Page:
familiar things hwang sok-yong cover[Scribe; 2018]

Tr. by Sora Kim-Russell

The massive global issue of dealing with our waste often lacks a human face. Videos of turtles tortured by straws or birds with stomachs filled with plastic dominate its imagery. Children’s films such as Wall-E or Isle of Dogs present the enormity of our waste problem, but leave people at a comfortable distance from its stench. Familiar Things by renowned South Korean author Hwang Sok-Yong offers a vivid reminder that our mountains of detritus are also a human issue.

Bearing a pitchfork and a bag for valuables, 13-year-old Bugeye and his mother bundle up in cast-off protective clothing and join the crew of trash sorters who glean plastics, metals, and other rejected items. They represent two of the estimated 15 million people who scavenge at municipal dump sites around the world in order to survive. Hwang Sok-Yong’s novel presents a blunt portrayal of the marginalized lives of those who live on Flower Island, a once fertile place that has become the landfill for a nearby city.

Bugeye’s life has never been easy. He grew up the child of a street vendor, who was herself raised in an orphanage. When the novel begins, Bugeye’s mother has just determined that there is more profit to be made recuperating the rejected wares of others than there is in selling new ones on the street. She and Bugeye cross over into an underworld worked by the living where all of the familiar items of life are still present, but appear half-buried beneath fill dirt or grotesquely enlivened by the seething of maggots.

But the transition to life on Flower Island does not only offer horror. Familiar Things makes clear the degree to which life as a garbage scavenger offers Bugeye and his mother a modicum of independence and dignity in comparison to the other options available to them. Their work is putrid and dangerous, but it is also honest and sufficient for obtaining their food and shelter. In the tradition of social realism, Familiar Things reveals aspects of our current throw-away system that are intentionally kept out of sight. But it is not only a Jungle-esque activist exposé. It is also an engaging coming-of-age portrait of Bugeye and his adoptive kid-brother, Baldspot, that emphasizes their relationships and growth as much as their suffering. Although Hwang Sok-Yong describes a world that is terrible to imagine, he does not fetishize it. Monstrous events occur, but the descriptions do not revel in the graphic details such that they become offensively gratuitous. Familiar Things’  language is simple. It does not linger in metaphor or unusual turns of phrase. Sora Kim-Russell’s translation feels unstilted and easy. The novel’s uncomplicated style suits its purpose, presenting determined existence rather than romanticized horror. The plain prose also conveys the great sadness of the novel without becoming saccharine.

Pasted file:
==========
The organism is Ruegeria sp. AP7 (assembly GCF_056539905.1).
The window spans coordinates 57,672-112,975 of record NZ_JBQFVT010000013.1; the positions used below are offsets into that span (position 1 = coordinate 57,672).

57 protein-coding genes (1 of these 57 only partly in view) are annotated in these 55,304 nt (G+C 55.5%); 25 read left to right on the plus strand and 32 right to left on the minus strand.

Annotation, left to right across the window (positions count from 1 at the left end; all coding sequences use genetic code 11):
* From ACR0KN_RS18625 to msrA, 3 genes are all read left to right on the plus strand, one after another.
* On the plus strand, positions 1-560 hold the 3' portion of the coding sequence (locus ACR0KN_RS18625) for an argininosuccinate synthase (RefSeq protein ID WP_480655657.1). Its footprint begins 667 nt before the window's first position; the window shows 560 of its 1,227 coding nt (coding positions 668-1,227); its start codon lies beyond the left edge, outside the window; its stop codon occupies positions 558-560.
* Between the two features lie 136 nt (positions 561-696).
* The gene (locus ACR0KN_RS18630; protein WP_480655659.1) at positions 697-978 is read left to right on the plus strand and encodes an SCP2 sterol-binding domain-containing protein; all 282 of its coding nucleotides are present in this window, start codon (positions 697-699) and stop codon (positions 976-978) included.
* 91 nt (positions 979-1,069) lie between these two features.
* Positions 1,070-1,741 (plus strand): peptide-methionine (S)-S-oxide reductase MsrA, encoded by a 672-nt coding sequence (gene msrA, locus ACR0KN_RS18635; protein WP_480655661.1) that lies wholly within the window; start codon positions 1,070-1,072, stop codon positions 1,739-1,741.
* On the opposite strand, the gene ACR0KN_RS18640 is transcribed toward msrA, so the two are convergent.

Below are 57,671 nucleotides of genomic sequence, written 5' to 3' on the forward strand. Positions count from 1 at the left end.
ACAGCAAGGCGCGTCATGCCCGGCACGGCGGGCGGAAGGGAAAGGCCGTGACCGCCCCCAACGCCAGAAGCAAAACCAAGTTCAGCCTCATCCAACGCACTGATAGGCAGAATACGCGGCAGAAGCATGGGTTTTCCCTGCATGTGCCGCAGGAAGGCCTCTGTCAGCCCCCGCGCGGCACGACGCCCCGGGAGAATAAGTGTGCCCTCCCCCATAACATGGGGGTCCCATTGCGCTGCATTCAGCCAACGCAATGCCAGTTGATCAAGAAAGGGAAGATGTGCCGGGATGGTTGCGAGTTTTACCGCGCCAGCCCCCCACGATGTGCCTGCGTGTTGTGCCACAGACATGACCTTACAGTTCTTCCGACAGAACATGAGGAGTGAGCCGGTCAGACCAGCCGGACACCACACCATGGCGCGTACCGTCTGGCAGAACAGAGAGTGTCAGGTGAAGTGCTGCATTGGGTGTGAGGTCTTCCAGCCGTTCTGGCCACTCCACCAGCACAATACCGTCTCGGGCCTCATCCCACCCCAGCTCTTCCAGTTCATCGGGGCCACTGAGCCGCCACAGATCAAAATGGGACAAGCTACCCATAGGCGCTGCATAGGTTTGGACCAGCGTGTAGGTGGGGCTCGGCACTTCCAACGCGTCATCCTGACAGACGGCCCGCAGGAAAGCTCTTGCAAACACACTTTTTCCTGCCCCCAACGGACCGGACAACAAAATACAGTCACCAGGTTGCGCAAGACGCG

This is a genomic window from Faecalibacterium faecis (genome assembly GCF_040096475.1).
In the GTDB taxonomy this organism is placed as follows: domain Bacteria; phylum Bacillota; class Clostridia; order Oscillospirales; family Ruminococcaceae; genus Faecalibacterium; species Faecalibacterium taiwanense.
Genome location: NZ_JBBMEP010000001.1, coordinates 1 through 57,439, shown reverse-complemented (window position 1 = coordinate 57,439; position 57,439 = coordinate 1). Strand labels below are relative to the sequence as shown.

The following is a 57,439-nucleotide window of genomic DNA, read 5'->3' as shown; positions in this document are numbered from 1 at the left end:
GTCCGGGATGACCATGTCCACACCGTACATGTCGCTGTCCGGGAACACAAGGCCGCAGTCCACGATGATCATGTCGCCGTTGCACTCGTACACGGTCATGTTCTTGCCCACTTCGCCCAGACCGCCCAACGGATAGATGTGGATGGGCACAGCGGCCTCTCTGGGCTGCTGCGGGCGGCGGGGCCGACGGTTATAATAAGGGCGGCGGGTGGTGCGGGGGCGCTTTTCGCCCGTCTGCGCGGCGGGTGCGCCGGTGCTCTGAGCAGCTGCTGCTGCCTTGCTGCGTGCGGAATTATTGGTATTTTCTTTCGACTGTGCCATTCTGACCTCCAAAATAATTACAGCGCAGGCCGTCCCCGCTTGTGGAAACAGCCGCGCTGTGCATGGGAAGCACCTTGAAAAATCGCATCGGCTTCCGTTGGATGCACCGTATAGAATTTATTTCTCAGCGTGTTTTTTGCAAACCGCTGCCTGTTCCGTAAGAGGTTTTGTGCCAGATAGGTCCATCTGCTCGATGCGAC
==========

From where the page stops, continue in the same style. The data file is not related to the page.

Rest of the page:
The youth of the characters encourages the reader to keep wondering about their futures, but the novel also relates the island’s history to its present inhabitants. Flower Island is haunted by the ghosts of the farmers whose lands were claimed and polluted by the deluge of trash. The novel remembers what is buried beneath the landfill and the wonders what may grow back through it. At the same time, the boys are submerged in the two-dimensional underworld of Super Mario on a beloved Gameboy. They must balance remembering and disappearing, escape and escapism.

Though the setting and plot draw from the treatment of and events on Nanjido off the coast of Seoul in the 80s, the novel’s lack of named specificity allows it to represent all such places. The people of Flower Island smell of the rotting remnants of someone else’s life and are sent to the back of buses because of it. In its understated way, Familiar Things offers a searing criticism of the ease with which the Haves scorn the Have-nots for showing signs of dealing with the mess the Haves created. Those thrown out by society survive on its rejected materials. This emphasis on how many people can live on the trash of others is a reminder of how thoughtlessly those with means toss valuable items away to be buried and release methane gas into the already overburdened atmosphere. Indeed, considering that about as many people live and work in such a situation as are in all of Sweden and Norway combined, it is important to think of the setting not as the impossible spectacle of a Pixar film, but as a complex, lived reality. Familiar Things challenges readers to see everyday objects in an alternate light, while also understanding that this life of scavenging is a familiar one for many people.

Through its name, Flower Island ironically testifies to the nature that once made the area remarkable for its beauty and capacity to grow. As they seek their place in the world, the boys navigate the lingering spirits of the island’s agrarian past and the layers of modernity smoldering on top of it. In offering this palimpsestic vision, Familiar Things remembers what verdant life once thrived on that island and, through that remembrance, offers its hope for resilience.

Emma Schneider is a graduate student at Tufts University. Her research focuses on North American and Environmental Literature.

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